The US nominee, Jim Yong Kim on Thursday launched his global campaign in Ethiopia despite facing an unprecedented challenge from two developing nation candidates.
Jim Yong Kim, currently president of the prestigious Ivy League school Dartmouth College, is the favorite to win the presidency.
The United States is the Bank’s largest stakeholder and has always chosen its president since the lender was founded in 1944.
Under a mutually serving understanding, Europe has always put a European at the helm of the International Monetary Fund, the Bank’s sibling institution.
That arrangement is under fire from developing countries seeking fairer representation at the Bretton Woods institutions to reflect their rising contributions to the global economy.
Okonjo-Iweala, the Nigerian finance minister and a former World Bank managing director, warned in a newspaper interview that the choice of the successor for outgoing president Robert Zoellick would reveal the truth of rich nations’ promises.
“I would really hold the Bretton Woods shareholders to their word, that they want to change the way business is being done and want a merit-based, open and transparent process for the presidency,” Okonjo-Iweala told the Financial Times.
“I just want to see whether people just say things with their mouth that they don’t mean and what’s the level of hypocrisy,” she said. “So we want to test that.”
Jose Antonio Ocampo, a Colombian former finance minister, is also seeking the job.
The World Bank is expected to interview the candidates next month: Okonjo-Iweala on April 9, Ocampo on April 10 and Kim on April 11.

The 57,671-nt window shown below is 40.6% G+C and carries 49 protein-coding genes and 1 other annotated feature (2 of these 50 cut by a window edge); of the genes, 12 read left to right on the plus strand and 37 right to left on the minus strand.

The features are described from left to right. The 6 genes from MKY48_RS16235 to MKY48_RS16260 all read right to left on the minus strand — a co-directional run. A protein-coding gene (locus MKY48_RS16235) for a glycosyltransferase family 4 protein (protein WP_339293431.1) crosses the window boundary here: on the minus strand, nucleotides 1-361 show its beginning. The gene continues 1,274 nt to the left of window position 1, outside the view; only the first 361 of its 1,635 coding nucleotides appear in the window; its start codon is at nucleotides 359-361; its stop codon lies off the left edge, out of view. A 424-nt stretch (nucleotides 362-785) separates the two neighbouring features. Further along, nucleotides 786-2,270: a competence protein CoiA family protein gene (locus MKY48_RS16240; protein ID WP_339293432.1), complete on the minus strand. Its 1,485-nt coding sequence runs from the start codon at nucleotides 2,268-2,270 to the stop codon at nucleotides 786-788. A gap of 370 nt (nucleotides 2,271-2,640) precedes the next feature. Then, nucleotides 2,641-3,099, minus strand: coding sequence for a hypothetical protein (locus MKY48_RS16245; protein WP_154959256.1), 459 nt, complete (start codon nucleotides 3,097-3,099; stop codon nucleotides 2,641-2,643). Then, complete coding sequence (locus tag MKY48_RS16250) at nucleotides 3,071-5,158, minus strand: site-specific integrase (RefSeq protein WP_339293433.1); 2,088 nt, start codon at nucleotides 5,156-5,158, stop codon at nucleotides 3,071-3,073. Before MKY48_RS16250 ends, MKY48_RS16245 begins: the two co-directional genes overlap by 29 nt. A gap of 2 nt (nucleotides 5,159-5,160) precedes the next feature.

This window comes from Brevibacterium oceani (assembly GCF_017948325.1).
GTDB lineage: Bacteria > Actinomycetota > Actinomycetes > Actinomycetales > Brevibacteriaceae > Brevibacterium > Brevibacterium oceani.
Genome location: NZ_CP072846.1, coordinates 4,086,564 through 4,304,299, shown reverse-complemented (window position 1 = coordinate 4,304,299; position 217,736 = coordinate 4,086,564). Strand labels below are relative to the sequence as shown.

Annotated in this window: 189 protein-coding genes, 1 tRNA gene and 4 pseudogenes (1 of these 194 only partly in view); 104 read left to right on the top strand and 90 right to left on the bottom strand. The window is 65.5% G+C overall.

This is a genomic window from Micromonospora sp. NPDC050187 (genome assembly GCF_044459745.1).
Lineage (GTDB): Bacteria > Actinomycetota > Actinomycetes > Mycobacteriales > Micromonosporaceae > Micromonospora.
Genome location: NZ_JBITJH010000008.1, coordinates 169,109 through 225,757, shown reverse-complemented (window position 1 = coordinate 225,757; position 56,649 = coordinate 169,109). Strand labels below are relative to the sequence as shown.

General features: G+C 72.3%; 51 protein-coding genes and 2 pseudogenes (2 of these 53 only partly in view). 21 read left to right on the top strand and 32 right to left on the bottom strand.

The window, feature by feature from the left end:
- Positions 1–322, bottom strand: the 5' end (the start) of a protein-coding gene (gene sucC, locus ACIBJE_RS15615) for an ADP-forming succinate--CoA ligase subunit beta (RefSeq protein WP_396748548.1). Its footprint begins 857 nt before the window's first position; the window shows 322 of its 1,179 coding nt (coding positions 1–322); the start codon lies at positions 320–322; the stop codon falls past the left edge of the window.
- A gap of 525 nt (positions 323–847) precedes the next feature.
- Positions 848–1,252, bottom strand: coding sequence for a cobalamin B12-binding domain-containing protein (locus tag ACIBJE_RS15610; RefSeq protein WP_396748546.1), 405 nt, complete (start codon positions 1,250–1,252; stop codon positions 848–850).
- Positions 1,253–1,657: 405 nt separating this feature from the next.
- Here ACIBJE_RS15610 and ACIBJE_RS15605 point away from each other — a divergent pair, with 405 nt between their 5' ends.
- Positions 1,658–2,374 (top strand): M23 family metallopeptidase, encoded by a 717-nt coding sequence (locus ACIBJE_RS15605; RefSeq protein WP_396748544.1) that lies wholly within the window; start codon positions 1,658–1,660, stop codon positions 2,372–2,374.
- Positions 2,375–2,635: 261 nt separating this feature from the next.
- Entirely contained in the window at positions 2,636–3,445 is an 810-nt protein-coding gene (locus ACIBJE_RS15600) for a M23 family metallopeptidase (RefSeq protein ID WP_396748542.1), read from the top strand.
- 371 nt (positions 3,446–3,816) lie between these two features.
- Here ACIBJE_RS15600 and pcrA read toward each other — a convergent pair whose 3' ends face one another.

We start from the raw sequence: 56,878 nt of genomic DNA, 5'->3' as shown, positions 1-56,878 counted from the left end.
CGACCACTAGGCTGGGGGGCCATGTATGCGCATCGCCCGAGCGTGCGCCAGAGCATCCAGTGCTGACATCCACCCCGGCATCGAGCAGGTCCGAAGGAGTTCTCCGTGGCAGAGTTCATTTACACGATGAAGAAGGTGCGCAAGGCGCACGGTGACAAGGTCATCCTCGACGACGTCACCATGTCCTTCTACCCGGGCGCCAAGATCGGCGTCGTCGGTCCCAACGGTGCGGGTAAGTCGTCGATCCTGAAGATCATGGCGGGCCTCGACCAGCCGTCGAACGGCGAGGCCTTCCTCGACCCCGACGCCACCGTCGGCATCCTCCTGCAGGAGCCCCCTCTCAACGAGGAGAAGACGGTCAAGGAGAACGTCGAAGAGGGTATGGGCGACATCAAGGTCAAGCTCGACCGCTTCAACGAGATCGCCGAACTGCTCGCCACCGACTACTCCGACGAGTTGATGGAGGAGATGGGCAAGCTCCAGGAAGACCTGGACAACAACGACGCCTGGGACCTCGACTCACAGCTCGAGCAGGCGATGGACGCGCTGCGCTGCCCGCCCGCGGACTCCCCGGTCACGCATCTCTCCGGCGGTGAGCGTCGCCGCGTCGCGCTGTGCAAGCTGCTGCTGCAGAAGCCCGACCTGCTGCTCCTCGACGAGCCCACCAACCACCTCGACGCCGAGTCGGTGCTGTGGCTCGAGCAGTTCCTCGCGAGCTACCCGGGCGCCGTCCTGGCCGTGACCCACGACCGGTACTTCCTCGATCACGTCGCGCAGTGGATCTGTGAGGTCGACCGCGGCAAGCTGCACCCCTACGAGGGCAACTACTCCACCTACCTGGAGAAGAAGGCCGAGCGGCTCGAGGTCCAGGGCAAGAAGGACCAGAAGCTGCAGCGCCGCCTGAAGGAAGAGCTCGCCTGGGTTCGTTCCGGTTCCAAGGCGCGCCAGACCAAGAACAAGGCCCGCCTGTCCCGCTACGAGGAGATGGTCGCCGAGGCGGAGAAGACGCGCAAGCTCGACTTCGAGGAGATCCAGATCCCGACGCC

With Zoellick, a former US diplomat, stepping down at the end of his five-year term in June, the Bank says it wants to announce his successor by its April 20-22 meetings with the IMF.
As the Korean-American physician embarked on a global charm offensive, meeting African Union leaders in Ethiopia, 186 World Bank member countries were sent a letter from Treasury Secretary Timothy Geithner extolling Kim’s virtues.
The letter, obtained by AFP, said President Barack Obama picked Kim “because he brings the combination of experience, innovation, and drive that will best serve the Bank in carrying out its critical mission.”
Kim, known for his work on HIV/AIDS and tuberculosis, has demonstrated leadership as president of the prestigious university, Dartmouth College and leading large programs at the World Health Organization, Geithner said in a letter dated Wednesday.
The letter was given to the 24 non-American executive directors — who will choose the next head of the bank — to distribute to member states.
A nearly seven-decade-long carve-up has seen Americans lead the World Bank and Europeans head the International Monetary Fund, but this year that US hegemony has been challenged for the first time.
Two developing country candidates have thrown their hats in the ring, seeking to reflect the rising contributions of emerging markets to the global economy.